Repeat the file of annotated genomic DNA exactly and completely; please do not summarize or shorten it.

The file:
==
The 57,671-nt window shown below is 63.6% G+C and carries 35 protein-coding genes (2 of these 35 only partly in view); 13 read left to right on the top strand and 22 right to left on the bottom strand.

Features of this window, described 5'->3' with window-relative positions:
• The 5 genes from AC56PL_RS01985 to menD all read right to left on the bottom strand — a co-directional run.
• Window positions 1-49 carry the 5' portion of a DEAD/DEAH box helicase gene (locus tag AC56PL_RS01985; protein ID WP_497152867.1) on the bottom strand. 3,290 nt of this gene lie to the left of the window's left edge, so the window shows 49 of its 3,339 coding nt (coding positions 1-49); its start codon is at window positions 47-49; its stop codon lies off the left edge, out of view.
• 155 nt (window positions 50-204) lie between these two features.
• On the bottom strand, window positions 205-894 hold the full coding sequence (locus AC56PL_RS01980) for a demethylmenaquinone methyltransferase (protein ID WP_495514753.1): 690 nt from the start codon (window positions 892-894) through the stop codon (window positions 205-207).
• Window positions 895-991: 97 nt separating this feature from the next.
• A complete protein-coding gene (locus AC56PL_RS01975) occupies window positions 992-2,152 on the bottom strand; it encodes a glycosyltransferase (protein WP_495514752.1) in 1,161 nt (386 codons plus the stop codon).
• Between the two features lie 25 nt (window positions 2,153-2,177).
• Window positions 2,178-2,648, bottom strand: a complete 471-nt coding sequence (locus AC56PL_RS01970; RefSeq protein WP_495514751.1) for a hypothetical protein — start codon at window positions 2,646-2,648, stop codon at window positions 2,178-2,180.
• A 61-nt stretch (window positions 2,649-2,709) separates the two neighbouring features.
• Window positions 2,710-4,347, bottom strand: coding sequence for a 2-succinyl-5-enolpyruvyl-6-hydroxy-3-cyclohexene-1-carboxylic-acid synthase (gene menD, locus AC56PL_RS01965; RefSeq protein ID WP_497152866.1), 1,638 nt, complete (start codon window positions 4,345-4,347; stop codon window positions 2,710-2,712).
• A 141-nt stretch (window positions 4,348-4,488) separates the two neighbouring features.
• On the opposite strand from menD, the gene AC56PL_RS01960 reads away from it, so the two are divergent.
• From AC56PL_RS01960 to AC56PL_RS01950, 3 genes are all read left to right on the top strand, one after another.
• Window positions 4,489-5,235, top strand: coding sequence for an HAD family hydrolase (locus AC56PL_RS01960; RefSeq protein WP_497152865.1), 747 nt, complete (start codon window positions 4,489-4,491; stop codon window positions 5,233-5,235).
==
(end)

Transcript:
The 57,671-nt window shown below is 63.6% G+C and carries 35 protein-coding genes (2 of these 35 only partly in view); 13 read left to right on the top strand and 22 right to left on the bottom strand.

Features of this window, described 5'->3' with window-relative positions:
• The 5 genes from AC56PL_RS01985 to menD all read right to left on the bottom strand — a co-directional run.
• Window positions 1-49 carry the 5' portion of a DEAD/DEAH box helicase gene (locus tag AC56PL_RS01985; protein ID WP_497152867.1) on the bottom strand. 3,290 nt of this gene lie to the left of the window's left edge, so the window shows 49 of its 3,339 coding nt (coding positions 1-49); its start codon is at window positions 47-49; its stop codon lies off the left edge, out of view.
• 155 nt (window positions 50-204) lie between these two features.
• On the bottom strand, window positions 205-894 hold the full coding sequence (locus AC56PL_RS01980) for a demethylmenaquinone methyltransferase (protein ID WP_495514753.1): 690 nt from the start codon (window positions 892-894) through the stop codon (window positions 205-207).
• Window positions 895-991: 97 nt separating this feature from the next.
• A complete protein-coding gene (locus AC56PL_RS01975) occupies window positions 992-2,152 on the bottom strand; it encodes a glycosyltransferase (protein WP_495514752.1) in 1,161 nt (386 codons plus the stop codon).
• Between the two features lie 25 nt (window positions 2,153-2,177).
• Window positions 2,178-2,648, bottom strand: a complete 471-nt coding sequence (locus AC56PL_RS01970; RefSeq protein WP_495514751.1) for a hypothetical protein — start codon at window positions 2,646-2,648, stop codon at window positions 2,178-2,180.
• A 61-nt stretch (window positions 2,649-2,709) separates the two neighbouring features.
• Window positions 2,710-4,347, bottom strand: coding sequence for a 2-succinyl-5-enolpyruvyl-6-hydroxy-3-cyclohexene-1-carboxylic-acid synthase (gene menD, locus AC56PL_RS01965; RefSeq protein ID WP_497152866.1), 1,638 nt, complete (start codon window positions 4,345-4,347; stop codon window positions 2,710-2,712).
• A 141-nt stretch (window positions 4,348-4,488) separates the two neighbouring features.
• On the opposite strand from menD, the gene AC56PL_RS01960 reads away from it, so the two are divergent.
• From AC56PL_RS01960 to AC56PL_RS01950, 3 genes are all read left to right on the top strand, one after another.
• Window positions 4,489-5,235, top strand: coding sequence for an HAD family hydrolase (locus AC56PL_RS01960; RefSeq protein WP_497152865.1), 747 nt, complete (start codon window positions 4,489-4,491; stop codon window positions 5,233-5,235).